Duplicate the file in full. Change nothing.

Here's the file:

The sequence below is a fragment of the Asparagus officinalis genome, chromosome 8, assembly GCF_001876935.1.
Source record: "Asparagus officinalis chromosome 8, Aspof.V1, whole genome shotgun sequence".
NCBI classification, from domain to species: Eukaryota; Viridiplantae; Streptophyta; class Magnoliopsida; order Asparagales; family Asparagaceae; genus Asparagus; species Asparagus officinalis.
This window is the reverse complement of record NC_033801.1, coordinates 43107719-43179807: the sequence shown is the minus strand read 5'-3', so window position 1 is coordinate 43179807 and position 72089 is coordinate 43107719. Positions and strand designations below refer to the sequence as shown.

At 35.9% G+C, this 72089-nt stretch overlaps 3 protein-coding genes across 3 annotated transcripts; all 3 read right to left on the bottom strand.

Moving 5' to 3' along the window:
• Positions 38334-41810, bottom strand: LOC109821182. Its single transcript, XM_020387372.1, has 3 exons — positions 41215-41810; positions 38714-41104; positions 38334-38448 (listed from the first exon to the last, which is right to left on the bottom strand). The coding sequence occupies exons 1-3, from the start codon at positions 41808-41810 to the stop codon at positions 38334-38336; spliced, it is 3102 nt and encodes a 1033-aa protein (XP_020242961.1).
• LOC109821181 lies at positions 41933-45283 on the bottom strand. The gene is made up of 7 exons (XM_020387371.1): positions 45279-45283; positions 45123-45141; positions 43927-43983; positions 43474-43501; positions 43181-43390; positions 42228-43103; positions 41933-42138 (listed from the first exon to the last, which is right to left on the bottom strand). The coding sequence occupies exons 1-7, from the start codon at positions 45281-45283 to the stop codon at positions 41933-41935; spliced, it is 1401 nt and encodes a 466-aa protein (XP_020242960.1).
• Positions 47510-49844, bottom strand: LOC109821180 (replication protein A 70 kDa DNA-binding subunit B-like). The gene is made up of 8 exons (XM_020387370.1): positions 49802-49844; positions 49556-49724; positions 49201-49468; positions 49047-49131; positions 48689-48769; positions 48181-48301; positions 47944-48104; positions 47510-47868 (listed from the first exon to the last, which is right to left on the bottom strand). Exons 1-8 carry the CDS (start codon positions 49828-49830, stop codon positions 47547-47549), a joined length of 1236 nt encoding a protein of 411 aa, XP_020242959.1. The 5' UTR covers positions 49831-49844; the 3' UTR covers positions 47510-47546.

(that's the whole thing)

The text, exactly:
The sequence below is a fragment of the Asparagus officinalis genome, chromosome 8, assembly GCF_001876935.1.
Source record: "Asparagus officinalis chromosome 8, Aspof.V1, whole genome shotgun sequence".
NCBI classification, from domain to species: Eukaryota; Viridiplantae; Streptophyta; class Magnoliopsida; order Asparagales; family Asparagaceae; genus Asparagus; species Asparagus officinalis.
This window is the reverse complement of record NC_033801.1, coordinates 43107719-43179807: the sequence shown is the minus strand read 5'-3', so window position 1 is coordinate 43179807 and position 72089 is coordinate 43107719. Positions and strand designations below refer to the sequence as shown.

At 35.9% G+C, this 72089-nt stretch overlaps 3 protein-coding genes across 3 annotated transcripts; all 3 read right to left on the bottom strand.

Moving 5' to 3' along the window:
• Positions 38334-41810, bottom strand: LOC109821182. Its single transcript, XM_020387372.1, has 3 exons — positions 41215-41810; positions 38714-41104; positions 38334-38448 (listed from the first exon to the last, which is right to left on the bottom strand). The coding sequence occupies exons 1-3, from the start codon at positions 41808-41810 to the stop codon at positions 38334-38336; spliced, it is 3102 nt and encodes a 1033-aa protein (XP_020242961.1).
• LOC109821181 lies at positions 41933-45283 on the bottom strand. The gene is made up of 7 exons (XM_020387371.1): positions 45279-45283; positions 45123-45141; positions 43927-43983; positions 43474-43501; positions 43181-43390; positions 42228-43103; positions 41933-42138 (listed from the first exon to the last, which is right to left on the bottom strand). The coding sequence occupies exons 1-7, from the start codon at positions 45281-45283 to the stop codon at positions 41933-41935; spliced, it is 1401 nt and encodes a 466-aa protein (XP_020242960.1).
• Positions 47510-49844, bottom strand: LOC109821180 (replication protein A 70 kDa DNA-binding subunit B-like). The gene is made up of 8 exons (XM_020387370.1): positions 49802-49844; positions 49556-49724; positions 49201-49468; positions 49047-49131; positions 48689-48769; positions 48181-48301; positions 47944-48104; positions 47510-47868 (listed from the first exon to the last, which is right to left on the bottom strand). Exons 1-8 carry the CDS (start codon positions 49828-49830, stop codon positions 47547-47549), a joined length of 1236 nt encoding a protein of 411 aa, XP_020242959.1. The 5' UTR covers positions 49831-49844; the 3' UTR covers positions 47510-47546.